• Nuclear Medicine

    Nuclear medicine is another kind of scanning procedure that typically involves giving patients small amounts of radioactive substances – usually by vein, mouth, or inhalation – to create incredibly detailed images of the body. These tests are so powerful that they can produce “molecular” images, which means images at the cellular and subcellular level. The tests are painless and are used to reveal all kinds of diseases or injuries of the body, from brain function to blood disorders to broken bones.

    Nuclear medicine procedures can provide useful information about many organs and diseases; however, it may not be for everyone.

    If you are pregnant or there is a possibility you are, or if you are breast feeding, it is very important you inform your physician and center personnel before your procedure. Your physician and radiologist will determine whether it is better for you to have the nuclear medicine procedure or another type of diagnostic procedure.

    Preparing for nuclear medicine procedures

    General guidelines

    • Please arrive at least 15-30 minutes before your scheduled procedure time to complete paperwork and change clothes if necessary.
    • Wear comfortable clothes without zippers or snaps; metal objects may interfere with the images. For this reason, you should leave jewelry (and other valuables) at home as well.
    • Bring the written prescription your physician gave you for this procedure.
    • If you have had an X-ray procedure using barium contrast material (such as a barium swallow or enema) or have taken a medication containing bismuth (such as Pepto-Bismol) within four days of your scan appointment, please notify the scheduling or technical staff when making your appointment. Barium and bismuth may interfere with the procedure's results.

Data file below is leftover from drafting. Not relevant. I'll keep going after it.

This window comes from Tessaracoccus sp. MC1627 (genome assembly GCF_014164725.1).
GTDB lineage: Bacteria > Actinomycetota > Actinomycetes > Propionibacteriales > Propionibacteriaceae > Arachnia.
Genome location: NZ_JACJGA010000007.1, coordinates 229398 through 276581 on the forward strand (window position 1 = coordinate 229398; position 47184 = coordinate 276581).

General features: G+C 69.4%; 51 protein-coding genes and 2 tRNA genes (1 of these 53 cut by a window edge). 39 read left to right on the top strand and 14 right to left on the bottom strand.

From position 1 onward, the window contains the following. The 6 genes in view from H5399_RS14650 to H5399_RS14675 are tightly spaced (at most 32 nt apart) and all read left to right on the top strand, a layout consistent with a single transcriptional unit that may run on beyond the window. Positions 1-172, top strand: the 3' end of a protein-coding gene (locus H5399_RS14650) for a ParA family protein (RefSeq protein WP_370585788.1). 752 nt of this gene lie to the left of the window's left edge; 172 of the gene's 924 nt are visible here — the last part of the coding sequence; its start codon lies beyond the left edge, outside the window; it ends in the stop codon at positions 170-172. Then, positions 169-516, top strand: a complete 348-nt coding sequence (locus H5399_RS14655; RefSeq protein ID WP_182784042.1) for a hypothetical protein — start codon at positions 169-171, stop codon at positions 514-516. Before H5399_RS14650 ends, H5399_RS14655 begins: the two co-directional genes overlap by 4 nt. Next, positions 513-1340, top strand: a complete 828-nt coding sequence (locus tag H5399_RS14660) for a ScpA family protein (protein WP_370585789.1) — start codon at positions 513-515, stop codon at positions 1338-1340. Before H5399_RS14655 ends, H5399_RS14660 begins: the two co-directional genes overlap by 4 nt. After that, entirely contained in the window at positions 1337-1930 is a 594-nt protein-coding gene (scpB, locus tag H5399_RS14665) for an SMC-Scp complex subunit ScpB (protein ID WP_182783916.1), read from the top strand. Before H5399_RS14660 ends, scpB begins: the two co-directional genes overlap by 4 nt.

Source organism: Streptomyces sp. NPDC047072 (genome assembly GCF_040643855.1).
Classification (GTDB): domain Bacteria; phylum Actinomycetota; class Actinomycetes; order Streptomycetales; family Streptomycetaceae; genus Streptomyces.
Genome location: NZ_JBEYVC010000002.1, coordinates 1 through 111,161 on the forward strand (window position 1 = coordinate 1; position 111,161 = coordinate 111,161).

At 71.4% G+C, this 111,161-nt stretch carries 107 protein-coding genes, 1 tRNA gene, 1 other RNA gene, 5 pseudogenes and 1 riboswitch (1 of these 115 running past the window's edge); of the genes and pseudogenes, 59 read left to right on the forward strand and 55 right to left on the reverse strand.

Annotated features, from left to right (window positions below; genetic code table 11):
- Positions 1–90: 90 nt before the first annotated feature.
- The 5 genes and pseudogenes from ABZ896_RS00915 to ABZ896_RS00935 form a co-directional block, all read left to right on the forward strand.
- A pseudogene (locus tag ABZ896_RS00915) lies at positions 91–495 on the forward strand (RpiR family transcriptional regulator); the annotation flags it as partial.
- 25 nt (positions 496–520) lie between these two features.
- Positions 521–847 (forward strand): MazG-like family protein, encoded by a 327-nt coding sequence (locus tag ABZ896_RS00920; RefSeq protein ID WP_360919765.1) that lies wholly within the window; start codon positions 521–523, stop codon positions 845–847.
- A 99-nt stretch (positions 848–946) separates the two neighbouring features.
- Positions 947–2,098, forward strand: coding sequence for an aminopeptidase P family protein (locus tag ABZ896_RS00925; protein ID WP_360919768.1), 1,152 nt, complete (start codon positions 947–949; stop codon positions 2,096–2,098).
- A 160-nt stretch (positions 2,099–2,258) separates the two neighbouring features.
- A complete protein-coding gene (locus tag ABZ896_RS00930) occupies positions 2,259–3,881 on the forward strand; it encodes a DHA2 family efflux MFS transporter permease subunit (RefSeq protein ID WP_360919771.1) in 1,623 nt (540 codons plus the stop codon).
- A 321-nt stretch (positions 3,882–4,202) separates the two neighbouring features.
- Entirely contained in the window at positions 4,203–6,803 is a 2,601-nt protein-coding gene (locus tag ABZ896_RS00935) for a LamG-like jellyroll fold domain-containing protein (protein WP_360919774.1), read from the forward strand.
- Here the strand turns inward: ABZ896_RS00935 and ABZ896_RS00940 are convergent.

For some nuclear medicine procedures, there will be a waiting period of one to three hours after the radioactive tracer is injected before your procedure is performed. You may want to bring some reading material or a project to pass the time during this waiting period. You may also be permitted to leave the facility for a short period of time and return to have the scan completed.

    Please note: You may be asked to change into a clinic gown.

    Fasting and fluids

    Though most nuclear medicine procedures, except for gastrointestinal or gallbladder studies, do not require any special preparations, you will be required to fast for these procedures. The center scheduling staff will provide you with specific instructions if this applies to you when making the appointment.

    You may be asked to drink lots of fluid during the waiting period, and you will be asked to empty your bladder just before the procedure begins.

    Questions? Don’t hesitate to ask.

    We strongly encourage you to ask questions and discuss any concerns you may have prior to your procedure. We strongly believe that communication with our patients is an important part of the service we provide.

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